Once you understand that, you can feel comfortable to express yourself freely, without fear. Because you’re not issuing an ultimatum. You’re asking a question that deserves an honest answer, and a good man (which I presume you have) will answer you honestly.

Is there more “power” in being the cool girl, letting things play out organically, and giving him the space to choose to propose to you when he’s ready? Absolutely.

But I don’t think this is a case of either/or, where you either have to remain silent with anxiety or you give him 60 days to pull the trigger.

A good rule of thumb in life is, “First seek to understand.” So instead of hitting him over the head with a spreadsheet of your ovulation cycles, how about, in a tender moment, asking him how he’s feeling at work and what he’s doing to switch careers.

Your interest in HIS happiness should be at least as important as his interest in YOUR happiness.

Once you’ve allowed him to speak, listened to his plan, and validated his feelings, you can then pivot to the crux of your issue. It is certainly NOT about your friends getting engaged faster nor is it about “engagement season,” which in guy-land isn’t even a thing.

Most importantly, remember this precept:

Communication isn’t about finger-pointing. It’s about problem solving.

His problem is that he doesn’t feel happy or stable to make the most important decision of his life (which is perfectly valid.)

Your problem is that you’re anxious about getting married because of your friends moving faster and asking uncomfortable questions.

I understand your feelings, but honestly, in my opinion, your fears don’t outweigh your boyfriend’s fears. You can get married at 35 and still have 2 kids. Your boyfriend can’t do much at all until he’s no longer miserable.

Which is why I would approach this in such a way that emphasizes understanding for his plight and minimizes your plight (“Jessica couldn’t believe you didn’t propose, much less during last engagement season!” is unlikely to get you the reaction you want).

Once you hear how he’s feeling, you can talk about your desire to see a general pathway to marriage — without pressure or ultimatums — just so you can breathe easy and know you’re on the same page.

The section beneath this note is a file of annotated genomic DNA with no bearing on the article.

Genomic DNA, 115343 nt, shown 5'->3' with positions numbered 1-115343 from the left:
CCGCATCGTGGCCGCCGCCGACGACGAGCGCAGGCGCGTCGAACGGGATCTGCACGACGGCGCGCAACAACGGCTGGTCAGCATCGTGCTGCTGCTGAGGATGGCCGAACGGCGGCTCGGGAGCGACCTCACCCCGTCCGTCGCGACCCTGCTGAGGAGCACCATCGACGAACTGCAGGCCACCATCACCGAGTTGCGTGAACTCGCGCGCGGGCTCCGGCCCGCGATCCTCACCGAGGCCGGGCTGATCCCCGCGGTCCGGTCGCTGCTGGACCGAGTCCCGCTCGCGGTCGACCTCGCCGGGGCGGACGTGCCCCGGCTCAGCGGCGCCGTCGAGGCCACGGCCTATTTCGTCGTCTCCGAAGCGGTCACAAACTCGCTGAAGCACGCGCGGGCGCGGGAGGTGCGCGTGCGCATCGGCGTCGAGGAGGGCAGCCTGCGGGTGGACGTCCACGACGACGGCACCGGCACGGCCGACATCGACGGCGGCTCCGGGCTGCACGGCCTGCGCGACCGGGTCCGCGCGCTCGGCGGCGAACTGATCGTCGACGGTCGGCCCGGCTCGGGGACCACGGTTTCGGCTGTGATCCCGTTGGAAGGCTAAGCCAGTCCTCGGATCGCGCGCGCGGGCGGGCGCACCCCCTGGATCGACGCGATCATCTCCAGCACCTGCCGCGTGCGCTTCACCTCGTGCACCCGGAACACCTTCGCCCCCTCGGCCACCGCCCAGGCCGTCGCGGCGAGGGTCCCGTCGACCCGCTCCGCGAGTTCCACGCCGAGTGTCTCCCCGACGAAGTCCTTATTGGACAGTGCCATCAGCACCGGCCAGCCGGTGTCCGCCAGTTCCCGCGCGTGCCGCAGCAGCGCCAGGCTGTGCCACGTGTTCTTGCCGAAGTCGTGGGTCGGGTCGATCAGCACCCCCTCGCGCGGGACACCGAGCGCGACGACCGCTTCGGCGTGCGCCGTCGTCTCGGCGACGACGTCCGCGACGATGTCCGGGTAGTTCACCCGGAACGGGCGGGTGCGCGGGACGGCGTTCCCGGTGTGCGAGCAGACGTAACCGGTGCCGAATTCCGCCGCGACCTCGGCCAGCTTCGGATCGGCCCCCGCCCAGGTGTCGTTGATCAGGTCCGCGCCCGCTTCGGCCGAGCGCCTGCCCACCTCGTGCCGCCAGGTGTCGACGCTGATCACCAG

He will be able to respect and understand that, and, if he’s committed to you, will do everything he can to deliver. I can assure you that your “timeline” will be dependent on him getting happy, not on 60 days or 3 years or the peer pressure and optics from your friends.

If you love him and trust him, you must give him the freedom and support to get there, instead of ratcheting up the pressure to make a permanent choice before he’s ready.

I know that may sound like a very man-friendly answer, but then again, you wanted to know what he’s thinking and what will get you the best results. This will.

Good luck, my friend.

datingEvan Marc Katz is a dating coach who specializes in helping smart, strong, successful women understand and connect with men. He has over 24 million blog readers, over 150,000 newsletter subscribers, and thousands of satisfied clients who find his take on relationships to be enlightening, entertaining and empowering. It wasn’t until Katz took his own wisdom that he met his future wife – and became a much better dating coach in the process. By opening up to a new kind of partner, Katz proved that to get different results in love, you have to make different choices. “I had to make fifteen years of dating mistakes before I finally figured out how to have a happy relationship. I believe firmly that the road to success is paved with failure, and since I’d failed so prolifically and ultimately found my own way, I feel uniquely qualified to help others have success in love.” Make sure to check out his program “Believe In Love” <=== Click here!